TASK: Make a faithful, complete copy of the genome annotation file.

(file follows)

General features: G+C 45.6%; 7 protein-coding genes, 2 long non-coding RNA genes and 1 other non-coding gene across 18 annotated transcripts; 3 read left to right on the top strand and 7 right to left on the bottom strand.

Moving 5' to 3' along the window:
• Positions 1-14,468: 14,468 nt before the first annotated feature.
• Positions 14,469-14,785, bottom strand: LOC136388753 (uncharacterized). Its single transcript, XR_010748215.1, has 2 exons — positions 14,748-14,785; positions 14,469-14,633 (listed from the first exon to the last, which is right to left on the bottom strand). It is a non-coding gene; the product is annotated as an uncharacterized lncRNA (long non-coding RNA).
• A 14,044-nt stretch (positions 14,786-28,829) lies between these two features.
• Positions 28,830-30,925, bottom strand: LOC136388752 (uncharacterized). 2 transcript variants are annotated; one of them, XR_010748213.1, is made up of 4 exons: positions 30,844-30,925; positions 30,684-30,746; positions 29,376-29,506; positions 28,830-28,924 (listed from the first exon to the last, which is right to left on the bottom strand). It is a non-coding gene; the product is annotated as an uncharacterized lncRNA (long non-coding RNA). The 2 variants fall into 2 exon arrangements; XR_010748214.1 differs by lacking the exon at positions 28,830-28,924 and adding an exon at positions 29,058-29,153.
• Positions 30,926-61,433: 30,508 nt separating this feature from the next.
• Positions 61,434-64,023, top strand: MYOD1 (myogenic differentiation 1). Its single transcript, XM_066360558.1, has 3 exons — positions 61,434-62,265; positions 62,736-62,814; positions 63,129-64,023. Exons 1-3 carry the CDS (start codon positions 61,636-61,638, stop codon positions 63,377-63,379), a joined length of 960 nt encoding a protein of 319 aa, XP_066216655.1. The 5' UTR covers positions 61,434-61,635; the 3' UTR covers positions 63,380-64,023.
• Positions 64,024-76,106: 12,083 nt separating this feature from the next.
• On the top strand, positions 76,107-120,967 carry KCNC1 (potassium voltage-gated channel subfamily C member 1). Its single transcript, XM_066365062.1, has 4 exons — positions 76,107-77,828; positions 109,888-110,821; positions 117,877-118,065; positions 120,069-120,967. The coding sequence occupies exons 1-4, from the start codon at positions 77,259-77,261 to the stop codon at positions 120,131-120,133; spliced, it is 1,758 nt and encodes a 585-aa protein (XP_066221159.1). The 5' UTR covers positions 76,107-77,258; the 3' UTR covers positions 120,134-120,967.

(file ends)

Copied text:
General features: G+C 45.6%; 7 protein-coding genes, 2 long non-coding RNA genes and 1 other non-coding gene across 18 annotated transcripts; 3 read left to right on the top strand and 7 right to left on the bottom strand.

Moving 5' to 3' along the window:
• Positions 1-14,468: 14,468 nt before the first annotated feature.
• Positions 14,469-14,785, bottom strand: LOC136388753 (uncharacterized). Its single transcript, XR_010748215.1, has 2 exons — positions 14,748-14,785; positions 14,469-14,633 (listed from the first exon to the last, which is right to left on the bottom strand). It is a non-coding gene; the product is annotated as an uncharacterized lncRNA (long non-coding RNA).
• A 14,044-nt stretch (positions 14,786-28,829) lies between these two features.
• Positions 28,830-30,925, bottom strand: LOC136388752 (uncharacterized). 2 transcript variants are annotated; one of them, XR_010748213.1, is made up of 4 exons: positions 30,844-30,925; positions 30,684-30,746; positions 29,376-29,506; positions 28,830-28,924 (listed from the first exon to the last, which is right to left on the bottom strand). It is a non-coding gene; the product is annotated as an uncharacterized lncRNA (long non-coding RNA). The 2 variants fall into 2 exon arrangements; XR_010748214.1 differs by lacking the exon at positions 28,830-28,924 and adding an exon at positions 29,058-29,153.
• Positions 30,926-61,433: 30,508 nt separating this feature from the next.
• Positions 61,434-64,023, top strand: MYOD1 (myogenic differentiation 1). Its single transcript, XM_066360558.1, has 3 exons — positions 61,434-62,265; positions 62,736-62,814; positions 63,129-64,023. Exons 1-3 carry the CDS (start codon positions 61,636-61,638, stop codon positions 63,377-63,379), a joined length of 960 nt encoding a protein of 319 aa, XP_066216655.1. The 5' UTR covers positions 61,434-61,635; the 3' UTR covers positions 63,380-64,023.
• Positions 64,024-76,106: 12,083 nt separating this feature from the next.
• On the top strand, positions 76,107-120,967 carry KCNC1 (potassium voltage-gated channel subfamily C member 1). Its single transcript, XM_066365062.1, has 4 exons — positions 76,107-77,828; positions 109,888-110,821; positions 117,877-118,065; positions 120,069-120,967. The coding sequence occupies exons 1-4, from the start codon at positions 77,259-77,261 to the stop codon at positions 120,131-120,133; spliced, it is 1,758 nt and encodes a 585-aa protein (XP_066221159.1). The 5' UTR covers positions 76,107-77,258; the 3' UTR covers positions 120,134-120,967.